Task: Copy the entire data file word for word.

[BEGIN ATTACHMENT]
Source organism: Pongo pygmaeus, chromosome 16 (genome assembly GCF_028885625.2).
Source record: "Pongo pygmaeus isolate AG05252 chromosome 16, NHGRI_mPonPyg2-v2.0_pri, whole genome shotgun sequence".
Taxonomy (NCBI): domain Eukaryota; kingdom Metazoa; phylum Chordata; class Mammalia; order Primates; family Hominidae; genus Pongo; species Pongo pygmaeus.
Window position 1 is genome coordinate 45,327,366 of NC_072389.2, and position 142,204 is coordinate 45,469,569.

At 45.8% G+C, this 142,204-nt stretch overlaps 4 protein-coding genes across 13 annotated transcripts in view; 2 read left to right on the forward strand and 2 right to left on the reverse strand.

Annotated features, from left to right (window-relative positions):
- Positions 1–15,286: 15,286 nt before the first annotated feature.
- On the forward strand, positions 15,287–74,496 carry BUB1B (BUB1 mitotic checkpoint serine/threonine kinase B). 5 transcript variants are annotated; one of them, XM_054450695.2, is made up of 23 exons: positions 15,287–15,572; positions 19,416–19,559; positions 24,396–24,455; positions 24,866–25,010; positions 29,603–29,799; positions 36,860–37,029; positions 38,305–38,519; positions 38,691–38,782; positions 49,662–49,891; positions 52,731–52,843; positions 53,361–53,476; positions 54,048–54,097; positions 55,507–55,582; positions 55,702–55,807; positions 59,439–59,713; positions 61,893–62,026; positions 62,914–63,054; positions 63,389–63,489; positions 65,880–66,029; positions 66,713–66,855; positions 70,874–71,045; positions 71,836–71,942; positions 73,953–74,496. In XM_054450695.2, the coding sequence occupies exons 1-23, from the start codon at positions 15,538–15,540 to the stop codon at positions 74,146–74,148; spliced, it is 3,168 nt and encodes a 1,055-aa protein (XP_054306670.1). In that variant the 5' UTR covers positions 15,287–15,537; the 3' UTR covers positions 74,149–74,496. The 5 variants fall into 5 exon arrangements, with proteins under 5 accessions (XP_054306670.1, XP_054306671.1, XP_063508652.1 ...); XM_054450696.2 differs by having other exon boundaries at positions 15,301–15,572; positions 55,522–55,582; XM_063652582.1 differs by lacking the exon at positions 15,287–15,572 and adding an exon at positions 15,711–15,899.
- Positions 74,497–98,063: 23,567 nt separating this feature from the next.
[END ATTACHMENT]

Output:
Source organism: Pongo pygmaeus, chromosome 16 (genome assembly GCF_028885625.2).
Source record: "Pongo pygmaeus isolate AG05252 chromosome 16, NHGRI_mPonPyg2-v2.0_pri, whole genome shotgun sequence".
Taxonomy (NCBI): domain Eukaryota; kingdom Metazoa; phylum Chordata; class Mammalia; order Primates; family Hominidae; genus Pongo; species Pongo pygmaeus.
Window position 1 is genome coordinate 45,327,366 of NC_072389.2, and position 142,204 is coordinate 45,469,569.

At 45.8% G+C, this 142,204-nt stretch overlaps 4 protein-coding genes across 13 annotated transcripts in view; 2 read left to right on the forward strand and 2 right to left on the reverse strand.

Annotated features, from left to right (window-relative positions):
- Positions 1–15,286: 15,286 nt before the first annotated feature.
- On the forward strand, positions 15,287–74,496 carry BUB1B (BUB1 mitotic checkpoint serine/threonine kinase B). 5 transcript variants are annotated; one of them, XM_054450695.2, is made up of 23 exons: positions 15,287–15,572; positions 19,416–19,559; positions 24,396–24,455; positions 24,866–25,010; positions 29,603–29,799; positions 36,860–37,029; positions 38,305–38,519; positions 38,691–38,782; positions 49,662–49,891; positions 52,731–52,843; positions 53,361–53,476; positions 54,048–54,097; positions 55,507–55,582; positions 55,702–55,807; positions 59,439–59,713; positions 61,893–62,026; positions 62,914–63,054; positions 63,389–63,489; positions 65,880–66,029; positions 66,713–66,855; positions 70,874–71,045; positions 71,836–71,942; positions 73,953–74,496. In XM_054450695.2, the coding sequence occupies exons 1-23, from the start codon at positions 15,538–15,540 to the stop codon at positions 74,146–74,148; spliced, it is 3,168 nt and encodes a 1,055-aa protein (XP_054306670.1). In that variant the 5' UTR covers positions 15,287–15,537; the 3' UTR covers positions 74,149–74,496. The 5 variants fall into 5 exon arrangements, with proteins under 5 accessions (XP_054306670.1, XP_054306671.1, XP_063508652.1 ...); XM_054450696.2 differs by having other exon boundaries at positions 15,301–15,572; positions 55,522–55,582; XM_063652582.1 differs by lacking the exon at positions 15,287–15,572 and adding an exon at positions 15,711–15,899.
- Positions 74,497–98,063: 23,567 nt separating this feature from the next.